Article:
Date Night is almost the perfect date movie. Its romance is heartfelt but not heavy-handed, its action is absurd but not overpowering, and its two stars—Steve Carell and Tina Fey—are effortlessly funny and so good at what they do that they can make you forget they’re acting.
Carell and Fey play Phil and Claire Foster, garden-variety WASPs anxious to zap out of whatever suburban emotional coma their two kids and nine-to-five jobs have slipped them into. Phil, in particular, is so staid and house-broken that he actually belongs to an all-female Oprah’s book club.
Even the couple’s date nights have devolved into sexless, pleasant-but-predictable jaunts to the same steakhouse tavern. And to top it all off, their two best friends (Mark Ruffalo & Kristen Wiig, in glorified cameos) are getting divorced from each other and couldn’t be happier.
Implicitly agreeing that someting must be done to reignite the flame, they decide on driving into Manhattan to hopefully get a table at a famous, new ritzy restaurant. One impishly naughty decision by Phil to steal a reservation, however, throws them both down a rabbit-hole of big-city police corruption. Before they even have time for desert, they’re whisked away and chased by dirty cops who think they’re some other couple who’ve stolen an important flash drive from some mafia kingpin (Ray Liotta…trying to fill the hours?).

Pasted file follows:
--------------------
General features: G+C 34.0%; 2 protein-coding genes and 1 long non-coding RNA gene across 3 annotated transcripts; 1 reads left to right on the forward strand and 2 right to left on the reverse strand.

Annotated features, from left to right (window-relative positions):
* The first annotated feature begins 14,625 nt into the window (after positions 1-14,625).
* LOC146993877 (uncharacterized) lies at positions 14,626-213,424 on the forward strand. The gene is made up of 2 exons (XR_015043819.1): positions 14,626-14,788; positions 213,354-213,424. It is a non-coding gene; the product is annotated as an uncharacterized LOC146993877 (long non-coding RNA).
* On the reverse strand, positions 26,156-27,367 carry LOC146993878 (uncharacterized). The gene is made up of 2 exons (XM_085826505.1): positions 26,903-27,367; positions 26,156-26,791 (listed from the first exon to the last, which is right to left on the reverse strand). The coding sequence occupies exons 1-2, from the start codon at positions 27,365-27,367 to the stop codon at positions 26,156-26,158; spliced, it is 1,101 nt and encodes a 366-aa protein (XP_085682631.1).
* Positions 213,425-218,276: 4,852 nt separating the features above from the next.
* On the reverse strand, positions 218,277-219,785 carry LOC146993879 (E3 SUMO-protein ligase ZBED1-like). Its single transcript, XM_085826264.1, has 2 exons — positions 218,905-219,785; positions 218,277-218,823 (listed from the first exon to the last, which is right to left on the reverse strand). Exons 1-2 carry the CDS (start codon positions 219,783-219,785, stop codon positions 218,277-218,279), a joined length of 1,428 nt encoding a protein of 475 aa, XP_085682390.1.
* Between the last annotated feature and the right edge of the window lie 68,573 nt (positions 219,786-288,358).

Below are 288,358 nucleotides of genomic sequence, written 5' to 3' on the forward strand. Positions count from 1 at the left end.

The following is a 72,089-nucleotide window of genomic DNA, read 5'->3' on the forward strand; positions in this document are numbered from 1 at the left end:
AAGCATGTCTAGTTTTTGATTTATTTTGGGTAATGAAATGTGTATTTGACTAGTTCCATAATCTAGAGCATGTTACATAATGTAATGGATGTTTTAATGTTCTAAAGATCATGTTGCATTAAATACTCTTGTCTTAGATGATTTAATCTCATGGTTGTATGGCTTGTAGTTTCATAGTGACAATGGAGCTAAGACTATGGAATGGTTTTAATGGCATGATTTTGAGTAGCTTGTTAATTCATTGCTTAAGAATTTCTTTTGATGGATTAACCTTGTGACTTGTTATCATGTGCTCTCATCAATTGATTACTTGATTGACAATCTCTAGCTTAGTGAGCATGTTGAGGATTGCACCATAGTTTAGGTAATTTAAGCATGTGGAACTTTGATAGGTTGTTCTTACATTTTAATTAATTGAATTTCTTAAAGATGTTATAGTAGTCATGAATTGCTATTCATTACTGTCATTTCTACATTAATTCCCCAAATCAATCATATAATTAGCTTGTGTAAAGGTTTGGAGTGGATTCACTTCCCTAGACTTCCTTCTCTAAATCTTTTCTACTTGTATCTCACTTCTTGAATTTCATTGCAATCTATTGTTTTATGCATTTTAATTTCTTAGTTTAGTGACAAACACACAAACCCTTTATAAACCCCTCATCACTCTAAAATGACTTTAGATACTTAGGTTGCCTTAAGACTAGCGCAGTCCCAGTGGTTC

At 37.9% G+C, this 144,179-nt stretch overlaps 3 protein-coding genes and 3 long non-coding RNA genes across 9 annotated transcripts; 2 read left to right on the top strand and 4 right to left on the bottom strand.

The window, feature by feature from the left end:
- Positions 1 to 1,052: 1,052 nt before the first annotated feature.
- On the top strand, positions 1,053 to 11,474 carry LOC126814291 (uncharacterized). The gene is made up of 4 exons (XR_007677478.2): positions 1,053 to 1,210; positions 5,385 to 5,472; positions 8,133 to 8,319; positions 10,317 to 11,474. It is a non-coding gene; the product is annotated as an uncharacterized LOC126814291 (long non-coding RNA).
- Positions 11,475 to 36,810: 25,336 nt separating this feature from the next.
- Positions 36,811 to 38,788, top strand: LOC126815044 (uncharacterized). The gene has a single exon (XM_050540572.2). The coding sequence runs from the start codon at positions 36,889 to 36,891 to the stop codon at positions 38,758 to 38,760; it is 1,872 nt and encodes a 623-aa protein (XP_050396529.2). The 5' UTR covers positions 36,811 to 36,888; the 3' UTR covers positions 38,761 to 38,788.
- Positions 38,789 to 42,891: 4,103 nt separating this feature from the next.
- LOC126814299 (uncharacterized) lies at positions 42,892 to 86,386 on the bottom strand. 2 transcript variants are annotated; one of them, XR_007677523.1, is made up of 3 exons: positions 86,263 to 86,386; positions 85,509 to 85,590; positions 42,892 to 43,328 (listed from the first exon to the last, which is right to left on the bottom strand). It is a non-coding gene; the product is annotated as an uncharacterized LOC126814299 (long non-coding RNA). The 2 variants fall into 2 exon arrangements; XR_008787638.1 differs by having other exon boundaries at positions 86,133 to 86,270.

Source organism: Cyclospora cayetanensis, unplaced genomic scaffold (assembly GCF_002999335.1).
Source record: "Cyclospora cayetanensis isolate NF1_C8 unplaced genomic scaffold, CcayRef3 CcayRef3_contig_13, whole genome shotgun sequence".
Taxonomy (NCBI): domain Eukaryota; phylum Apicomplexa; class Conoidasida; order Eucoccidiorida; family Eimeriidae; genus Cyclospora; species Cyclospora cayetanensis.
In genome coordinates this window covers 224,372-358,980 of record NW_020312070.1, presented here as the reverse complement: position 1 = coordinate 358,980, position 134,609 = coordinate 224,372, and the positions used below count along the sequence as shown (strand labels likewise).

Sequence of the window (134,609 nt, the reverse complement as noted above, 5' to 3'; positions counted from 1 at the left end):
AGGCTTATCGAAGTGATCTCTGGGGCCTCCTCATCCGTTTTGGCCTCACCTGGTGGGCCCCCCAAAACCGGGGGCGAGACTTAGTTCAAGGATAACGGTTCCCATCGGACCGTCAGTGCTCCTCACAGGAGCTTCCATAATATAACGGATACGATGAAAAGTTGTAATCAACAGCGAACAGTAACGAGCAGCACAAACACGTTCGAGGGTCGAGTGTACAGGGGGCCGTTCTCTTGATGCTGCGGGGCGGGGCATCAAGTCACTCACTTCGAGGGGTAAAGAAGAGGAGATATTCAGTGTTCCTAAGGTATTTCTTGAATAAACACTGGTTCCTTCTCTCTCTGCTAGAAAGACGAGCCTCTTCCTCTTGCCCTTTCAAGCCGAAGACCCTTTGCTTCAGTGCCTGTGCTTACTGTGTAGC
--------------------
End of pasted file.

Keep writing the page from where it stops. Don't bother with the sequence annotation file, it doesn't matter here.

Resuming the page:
From there, the zany sequence-of-events gets wilder and wilder. Most of it involves the bumbling Fosters trying to stay one step ahead of their pursuers with humorous results, most memorably meeting the actual couple who had the reservation (James Franco & Mila Kunis, as white-trash counterparts of Phil and Claire), and pole-dancing for a sleazy district attorney with a taste for transgendered strippers.
Given their redoubtable backgrounds in sketch-comedy, Carell and Fey hardly need a director (or script, for that matter) to dominate the screen with their affable self-deprecation. Director and action-comedy vet Shawn Levy (maestro behind the Night at the Museum franchise) knows this all too well, and gives the two comedy all-stars ample leeway to deadpan their way into our good graces.
Date Night is brisk, fun, and surprisingly tender, almost as much of a sweet-natured, modern marriage profile as it is an action-comedy. The action and suspense is very comic-bookish—lots of danger, guns going off, and expensive cars going boom—but no blood touches the ground and nobody’s feelings get hurt. Implausible? Absolutely. Will anybody care? Nope.